An individual cannot work based on an approved labor certification case until the individual receives an Employment Authorization Document (also known as an EAD or work permit).from the USCIS. An individual can file for a work permit at the time the application for permanent resident (Form I-485) is filed with the appropriate USCIS Service Center. After filing for the work permit, it typically can take 3 months to receive the work permit.

4. What are the minimum requirements for the job in a labor certification case?

The employer must advertise the job based on the particular state’s requirements. Typically, a state will require 2-3 days of newspaper advertisements. In addition, the employer must post a notice about the job offer at the employer’s place of business. In advertising the job as required for labor certification purposes, the actual, minimum requirements (education, training and prior work experience) for the position must be listed. The key work is “minimum”. The requirements for the job position must be what the employer is requiring at minimum for the job. This is often very different than the experience the employer would like for the employee to have. For example, while an employer may want an employee with a college degree and several ears of work experience, the employee must list the minimum amount of education, training and previous work experience that the employer is requiring. The Department of Labor has guidelines for each job position which tell it what the typical minimum requirements for the job are. If the employer’s minimum requirements for the job position exceed the Department of Labor’s guidelines for the job, then the employer must either reduce its requirements to the level of the Department of Labor or prove why this employer requires more education, training or work experience than the typical requirements for this type of job. Once the minimum requirements for the job are listed accurately, then the proposed employee must be able to clearly document to the Department of Labor and the USCIS that he or she meets the minimum job requirements trough proof of education, training and prior work experience (usually through a different employer since work experience gained with the proposed employer often cannot be used by the proposed employee).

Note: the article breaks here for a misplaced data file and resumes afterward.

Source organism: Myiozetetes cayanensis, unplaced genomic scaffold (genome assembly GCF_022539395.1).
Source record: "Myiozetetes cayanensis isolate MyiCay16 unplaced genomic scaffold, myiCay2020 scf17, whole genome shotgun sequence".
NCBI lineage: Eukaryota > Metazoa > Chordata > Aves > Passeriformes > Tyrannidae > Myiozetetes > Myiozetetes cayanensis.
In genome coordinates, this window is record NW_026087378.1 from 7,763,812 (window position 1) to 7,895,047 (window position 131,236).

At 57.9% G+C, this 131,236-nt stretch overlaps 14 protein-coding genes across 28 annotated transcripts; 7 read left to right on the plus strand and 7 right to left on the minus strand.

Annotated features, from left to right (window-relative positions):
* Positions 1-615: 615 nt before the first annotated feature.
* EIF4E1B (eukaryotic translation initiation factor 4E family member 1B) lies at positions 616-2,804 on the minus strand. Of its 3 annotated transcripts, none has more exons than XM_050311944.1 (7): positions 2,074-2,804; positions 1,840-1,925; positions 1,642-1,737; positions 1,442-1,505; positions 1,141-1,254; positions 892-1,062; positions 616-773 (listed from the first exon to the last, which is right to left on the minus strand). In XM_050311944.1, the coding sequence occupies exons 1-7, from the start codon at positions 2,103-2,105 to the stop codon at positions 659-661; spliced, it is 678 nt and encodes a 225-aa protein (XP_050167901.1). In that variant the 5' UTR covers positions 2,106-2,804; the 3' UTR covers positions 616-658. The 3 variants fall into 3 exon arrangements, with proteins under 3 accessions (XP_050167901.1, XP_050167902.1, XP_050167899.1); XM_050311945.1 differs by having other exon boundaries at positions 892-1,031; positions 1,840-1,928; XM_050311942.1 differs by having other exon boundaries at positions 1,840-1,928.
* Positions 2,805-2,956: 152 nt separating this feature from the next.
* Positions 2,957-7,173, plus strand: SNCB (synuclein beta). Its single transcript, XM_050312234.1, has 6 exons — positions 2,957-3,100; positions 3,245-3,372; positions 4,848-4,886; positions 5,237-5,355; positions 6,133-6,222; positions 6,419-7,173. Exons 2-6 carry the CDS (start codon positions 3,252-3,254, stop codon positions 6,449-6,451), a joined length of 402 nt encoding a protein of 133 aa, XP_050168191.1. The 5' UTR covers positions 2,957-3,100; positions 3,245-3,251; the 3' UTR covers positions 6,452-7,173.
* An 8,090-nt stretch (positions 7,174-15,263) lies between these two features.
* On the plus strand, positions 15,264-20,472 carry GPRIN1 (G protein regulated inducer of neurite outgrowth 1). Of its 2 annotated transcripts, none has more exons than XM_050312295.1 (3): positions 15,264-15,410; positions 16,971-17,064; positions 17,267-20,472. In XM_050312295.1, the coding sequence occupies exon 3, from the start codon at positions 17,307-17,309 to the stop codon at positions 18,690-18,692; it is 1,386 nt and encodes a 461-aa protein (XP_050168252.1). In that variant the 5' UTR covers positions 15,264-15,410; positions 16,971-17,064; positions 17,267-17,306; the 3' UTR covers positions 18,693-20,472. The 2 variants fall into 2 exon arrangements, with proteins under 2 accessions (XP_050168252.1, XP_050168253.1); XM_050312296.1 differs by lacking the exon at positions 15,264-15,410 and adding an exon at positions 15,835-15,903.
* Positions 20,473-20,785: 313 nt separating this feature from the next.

5. What does it mean that the employer must prove it has the “ability to pay” the wage?

If the labor certification case is approved, then the employer must prove to the USCIS that it had the ability to pay the salary listed on the labor certification. The ability to pay the salary must be proven for each year beginning with the year in which the labor certification case is initially filed with the State Employment Security Commission. The law requires that the ability to pay be proven based on federal tax returns of financial statements of the employer. If the employer cannot prove the ability to pay the wage, then (even though the labor certification case was approved by the Department of Labor) the case can be denied at the USCIS level.

Kristen A. Chang and David J. Long are attorneys in the immigration law firm of Long, Chang & Associates, L.L.P. Ms. Chang and Mr. Long are members of the North Carolina State Bar and the American Immigration Lawyers Association (AILA). They may be reached via telephone at (336) 855-5700 or via e-mail at

This article should not be taken as legal advice for any individual case or situation. This information is intended to be general and should not be relied upon for any specific situation. For legal advice, consult an attorney experienced in immigration law.